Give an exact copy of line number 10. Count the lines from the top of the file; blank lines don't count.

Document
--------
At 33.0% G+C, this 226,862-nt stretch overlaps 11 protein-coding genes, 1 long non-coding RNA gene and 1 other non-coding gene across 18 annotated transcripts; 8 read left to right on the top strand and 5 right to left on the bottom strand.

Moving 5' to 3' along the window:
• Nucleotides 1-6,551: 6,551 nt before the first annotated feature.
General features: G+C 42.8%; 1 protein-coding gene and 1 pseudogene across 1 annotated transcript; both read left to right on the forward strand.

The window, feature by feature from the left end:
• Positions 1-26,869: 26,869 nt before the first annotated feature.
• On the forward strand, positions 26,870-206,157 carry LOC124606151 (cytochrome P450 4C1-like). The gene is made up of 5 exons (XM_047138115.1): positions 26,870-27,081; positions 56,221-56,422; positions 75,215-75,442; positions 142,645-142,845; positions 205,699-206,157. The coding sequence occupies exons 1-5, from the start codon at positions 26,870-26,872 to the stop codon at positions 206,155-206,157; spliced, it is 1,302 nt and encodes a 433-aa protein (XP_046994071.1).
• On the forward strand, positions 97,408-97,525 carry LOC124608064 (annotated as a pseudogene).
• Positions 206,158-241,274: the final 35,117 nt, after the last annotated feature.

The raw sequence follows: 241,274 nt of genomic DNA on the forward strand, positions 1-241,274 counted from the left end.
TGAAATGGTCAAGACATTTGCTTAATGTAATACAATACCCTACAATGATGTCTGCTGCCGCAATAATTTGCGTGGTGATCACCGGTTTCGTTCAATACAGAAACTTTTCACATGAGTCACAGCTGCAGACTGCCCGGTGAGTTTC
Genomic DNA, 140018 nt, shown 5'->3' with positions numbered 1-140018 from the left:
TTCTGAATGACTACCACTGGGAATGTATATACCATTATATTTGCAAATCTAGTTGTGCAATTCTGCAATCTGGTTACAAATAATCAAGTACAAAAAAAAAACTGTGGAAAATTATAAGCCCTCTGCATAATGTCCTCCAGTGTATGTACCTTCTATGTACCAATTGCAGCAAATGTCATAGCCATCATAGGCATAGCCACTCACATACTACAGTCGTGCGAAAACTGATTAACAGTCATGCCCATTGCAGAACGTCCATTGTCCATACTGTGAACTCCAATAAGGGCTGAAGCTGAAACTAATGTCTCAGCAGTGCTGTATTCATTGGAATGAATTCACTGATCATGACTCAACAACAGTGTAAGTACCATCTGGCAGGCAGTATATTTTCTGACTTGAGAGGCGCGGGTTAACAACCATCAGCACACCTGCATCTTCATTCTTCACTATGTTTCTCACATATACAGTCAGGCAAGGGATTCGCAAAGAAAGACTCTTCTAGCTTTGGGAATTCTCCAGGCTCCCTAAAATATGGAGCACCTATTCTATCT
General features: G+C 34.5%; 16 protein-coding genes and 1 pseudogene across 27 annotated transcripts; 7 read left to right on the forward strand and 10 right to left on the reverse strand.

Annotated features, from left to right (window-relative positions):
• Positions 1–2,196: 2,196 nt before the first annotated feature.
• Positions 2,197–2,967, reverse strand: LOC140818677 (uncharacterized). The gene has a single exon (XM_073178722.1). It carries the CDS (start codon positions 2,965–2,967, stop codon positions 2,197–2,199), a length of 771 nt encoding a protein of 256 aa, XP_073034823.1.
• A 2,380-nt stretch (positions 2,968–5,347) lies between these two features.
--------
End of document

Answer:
The raw sequence follows: 241,274 nt of genomic DNA on the forward strand, positions 1-241,274 counted from the left end.